MCAB fails the following criteria:

Weak invulnerability to Hylland free riding[edit | edit source]

Suppose B is elected in round p and then later, the method arrives at round q. A voter who votes B ahead of C will contribute to C's support when the method makes the case for C regardless of whether he voted B ahead or not, unless B would not have been elected in any earlier round without his support. In that respect, Hylland free riding has no impact on MCAB. However, suppose there is another voter who votes B ahead of D. When making the case for D, MCAB needs to allocate a Droop quota of votes towards B since B was elected earlier. The B>C voter makes himself available to cover B's deficit when MCAB makes the case for someone who is not C. Had he not voted for B, he would not be thus available, and perhaps MCAB would have needed to exclude the B>D voter instead, electing C instead of D. So while doing Hylland free riding is more risky than in BTV, it can still pay off, and thus MCAB fails weak invulnerability to Hylland free riding.

Example[edit | edit source]

Without vote management:

  • 12: A>B>C>D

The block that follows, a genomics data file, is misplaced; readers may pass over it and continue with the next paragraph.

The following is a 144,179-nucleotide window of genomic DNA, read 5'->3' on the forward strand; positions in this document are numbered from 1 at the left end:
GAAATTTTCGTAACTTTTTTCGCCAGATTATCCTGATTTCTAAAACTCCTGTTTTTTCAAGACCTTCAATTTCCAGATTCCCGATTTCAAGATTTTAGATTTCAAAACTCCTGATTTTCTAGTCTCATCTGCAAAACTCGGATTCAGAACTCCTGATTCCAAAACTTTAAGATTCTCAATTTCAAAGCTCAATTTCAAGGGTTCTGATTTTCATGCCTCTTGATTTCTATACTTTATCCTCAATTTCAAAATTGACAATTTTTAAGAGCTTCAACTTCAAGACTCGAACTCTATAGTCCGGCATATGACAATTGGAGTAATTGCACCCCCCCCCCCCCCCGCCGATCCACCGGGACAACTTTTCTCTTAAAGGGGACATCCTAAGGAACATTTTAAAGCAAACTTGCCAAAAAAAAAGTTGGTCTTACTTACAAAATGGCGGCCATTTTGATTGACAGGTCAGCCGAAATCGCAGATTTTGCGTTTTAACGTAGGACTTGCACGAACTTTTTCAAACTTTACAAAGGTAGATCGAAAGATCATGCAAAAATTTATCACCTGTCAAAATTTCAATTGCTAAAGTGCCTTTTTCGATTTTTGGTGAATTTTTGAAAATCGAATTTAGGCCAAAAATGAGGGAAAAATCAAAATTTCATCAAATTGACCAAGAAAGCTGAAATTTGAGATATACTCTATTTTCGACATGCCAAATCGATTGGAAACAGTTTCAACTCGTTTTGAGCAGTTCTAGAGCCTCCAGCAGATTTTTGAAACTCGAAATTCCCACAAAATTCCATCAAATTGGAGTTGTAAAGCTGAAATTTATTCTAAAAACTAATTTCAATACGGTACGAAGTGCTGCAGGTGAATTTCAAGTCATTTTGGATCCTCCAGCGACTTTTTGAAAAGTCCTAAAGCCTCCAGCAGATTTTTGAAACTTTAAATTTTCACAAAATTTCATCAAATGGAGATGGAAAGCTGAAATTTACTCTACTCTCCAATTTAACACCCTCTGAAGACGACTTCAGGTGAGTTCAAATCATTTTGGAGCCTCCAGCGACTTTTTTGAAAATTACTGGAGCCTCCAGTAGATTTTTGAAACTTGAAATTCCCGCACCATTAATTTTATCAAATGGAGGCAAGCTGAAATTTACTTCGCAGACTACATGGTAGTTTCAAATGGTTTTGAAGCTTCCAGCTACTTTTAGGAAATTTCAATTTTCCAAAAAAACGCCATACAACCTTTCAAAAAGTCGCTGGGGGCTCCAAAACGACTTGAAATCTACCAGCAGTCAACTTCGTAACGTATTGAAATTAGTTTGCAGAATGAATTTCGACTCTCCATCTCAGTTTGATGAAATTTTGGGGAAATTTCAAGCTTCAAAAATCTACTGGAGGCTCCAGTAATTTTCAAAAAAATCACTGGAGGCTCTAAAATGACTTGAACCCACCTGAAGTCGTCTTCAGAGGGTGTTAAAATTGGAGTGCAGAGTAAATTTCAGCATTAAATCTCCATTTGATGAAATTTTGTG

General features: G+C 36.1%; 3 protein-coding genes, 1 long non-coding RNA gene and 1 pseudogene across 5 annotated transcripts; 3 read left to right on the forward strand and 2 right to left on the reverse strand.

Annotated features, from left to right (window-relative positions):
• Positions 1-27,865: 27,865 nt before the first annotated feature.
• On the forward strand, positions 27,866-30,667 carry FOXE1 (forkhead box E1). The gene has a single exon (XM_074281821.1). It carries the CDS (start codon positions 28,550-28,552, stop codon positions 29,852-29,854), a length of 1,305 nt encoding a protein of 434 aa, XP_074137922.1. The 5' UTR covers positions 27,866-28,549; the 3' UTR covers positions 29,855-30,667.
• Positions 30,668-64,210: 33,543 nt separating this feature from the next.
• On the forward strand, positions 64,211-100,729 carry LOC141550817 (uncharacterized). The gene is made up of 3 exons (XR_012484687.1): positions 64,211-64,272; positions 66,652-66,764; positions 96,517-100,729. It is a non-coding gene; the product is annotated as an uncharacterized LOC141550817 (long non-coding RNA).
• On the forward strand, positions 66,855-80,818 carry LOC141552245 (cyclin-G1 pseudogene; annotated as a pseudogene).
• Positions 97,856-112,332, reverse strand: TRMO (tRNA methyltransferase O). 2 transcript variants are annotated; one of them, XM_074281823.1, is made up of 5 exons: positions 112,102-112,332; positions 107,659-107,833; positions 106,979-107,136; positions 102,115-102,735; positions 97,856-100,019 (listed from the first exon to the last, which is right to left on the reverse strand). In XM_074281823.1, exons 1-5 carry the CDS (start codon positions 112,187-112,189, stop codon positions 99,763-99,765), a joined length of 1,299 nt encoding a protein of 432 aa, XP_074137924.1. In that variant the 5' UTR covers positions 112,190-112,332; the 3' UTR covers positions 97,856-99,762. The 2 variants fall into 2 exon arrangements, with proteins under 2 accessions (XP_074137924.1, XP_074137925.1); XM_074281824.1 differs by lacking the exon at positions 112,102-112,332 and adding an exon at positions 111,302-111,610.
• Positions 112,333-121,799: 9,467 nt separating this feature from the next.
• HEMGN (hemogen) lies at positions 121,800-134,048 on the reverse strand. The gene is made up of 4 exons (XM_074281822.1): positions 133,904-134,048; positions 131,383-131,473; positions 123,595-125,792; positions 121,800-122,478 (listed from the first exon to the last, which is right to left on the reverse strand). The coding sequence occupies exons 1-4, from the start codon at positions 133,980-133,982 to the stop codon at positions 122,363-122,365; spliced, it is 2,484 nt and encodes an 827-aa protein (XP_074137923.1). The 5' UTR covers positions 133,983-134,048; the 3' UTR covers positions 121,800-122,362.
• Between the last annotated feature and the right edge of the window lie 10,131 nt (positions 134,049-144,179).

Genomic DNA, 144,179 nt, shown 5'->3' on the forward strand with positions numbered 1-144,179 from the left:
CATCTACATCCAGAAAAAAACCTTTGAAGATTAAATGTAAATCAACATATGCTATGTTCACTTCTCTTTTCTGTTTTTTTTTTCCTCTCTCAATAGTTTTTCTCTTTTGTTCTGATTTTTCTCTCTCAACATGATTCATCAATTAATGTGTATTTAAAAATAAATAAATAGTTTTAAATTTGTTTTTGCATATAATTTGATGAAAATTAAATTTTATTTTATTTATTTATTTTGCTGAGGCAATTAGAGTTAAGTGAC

• 38: A>C>D>B
  • 13: C>A>D>B
  • 27: B

The first two ranks are the same as in the Schulze STV example, so A and B are elected.

With vote management:

  • 12: A>B>C>D
  • 22: A>C>D>B
  • 29: C>D>A>B (dishonest A>C>D>B and C>A>D>B voters)
  • 27: B

In the first round, A wins. In the second round, the optimal allocation when making the case for B is to remove 22 A>C ballots and 8 A>B ballots. B's score is thus 31. C's score is unchanged, so the free-riding pays off: C wins.

Monotonicity[edit | edit source]

Like BTV, MCAB fails the monotonicity criterion due to a lookahead problem[3]. However, MCAB passes the two criteria above as long as the candidate to elect in a round is chosen (by some method) from the set of candidates with above Droop quota support for that round. Thus, it is possible that a variant that uses a yet unknown lookahead criterion instead of electing the candidate with the greatest support, could pass monotonicity.

References[edit | edit source]

  1. Munsterhjelm, K. (2017-01-06). "Bucklin multiwinner method". Election-methods mailing list archives.
  2. Munsterhjelm, K. (2017-09-15). "A simpler vote management-resistant Bucklin LP". Election-methods mailing list archives.
  3. Munsterhjelm, K. (2018-02-18). "Path dependence monotonicity failure in BTV". Election-methods mailing list archives.